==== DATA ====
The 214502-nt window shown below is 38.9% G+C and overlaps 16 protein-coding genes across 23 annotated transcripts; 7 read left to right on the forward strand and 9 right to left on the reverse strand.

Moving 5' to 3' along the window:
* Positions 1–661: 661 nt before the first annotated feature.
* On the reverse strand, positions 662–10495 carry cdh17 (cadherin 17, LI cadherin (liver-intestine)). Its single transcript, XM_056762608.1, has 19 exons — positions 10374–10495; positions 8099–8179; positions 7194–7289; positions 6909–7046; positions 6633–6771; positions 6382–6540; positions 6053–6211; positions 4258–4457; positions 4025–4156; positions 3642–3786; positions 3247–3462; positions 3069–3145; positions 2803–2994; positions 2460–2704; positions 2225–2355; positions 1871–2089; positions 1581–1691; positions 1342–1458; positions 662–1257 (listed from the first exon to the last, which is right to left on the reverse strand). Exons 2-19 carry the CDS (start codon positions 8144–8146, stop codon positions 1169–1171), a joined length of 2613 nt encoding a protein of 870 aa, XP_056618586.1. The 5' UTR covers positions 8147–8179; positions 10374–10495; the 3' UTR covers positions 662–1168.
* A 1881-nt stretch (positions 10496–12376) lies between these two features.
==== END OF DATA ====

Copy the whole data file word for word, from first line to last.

The 214502-nt window shown below is 38.9% G+C and overlaps 16 protein-coding genes across 23 annotated transcripts; 7 read left to right on the forward strand and 9 right to left on the reverse strand.

Moving 5' to 3' along the window:
* Positions 1–661: 661 nt before the first annotated feature.
* On the reverse strand, positions 662–10495 carry cdh17 (cadherin 17, LI cadherin (liver-intestine)). Its single transcript, XM_056762608.1, has 19 exons — positions 10374–10495; positions 8099–8179; positions 7194–7289; positions 6909–7046; positions 6633–6771; positions 6382–6540; positions 6053–6211; positions 4258–4457; positions 4025–4156; positions 3642–3786; positions 3247–3462; positions 3069–3145; positions 2803–2994; positions 2460–2704; positions 2225–2355; positions 1871–2089; positions 1581–1691; positions 1342–1458; positions 662–1257 (listed from the first exon to the last, which is right to left on the reverse strand). Exons 2-19 carry the CDS (start codon positions 8144–8146, stop codon positions 1169–1171), a joined length of 2613 nt encoding a protein of 870 aa, XP_056618586.1. The 5' UTR covers positions 8147–8179; positions 10374–10495; the 3' UTR covers positions 662–1168.
* A 1881-nt stretch (positions 10496–12376) lies between these two features.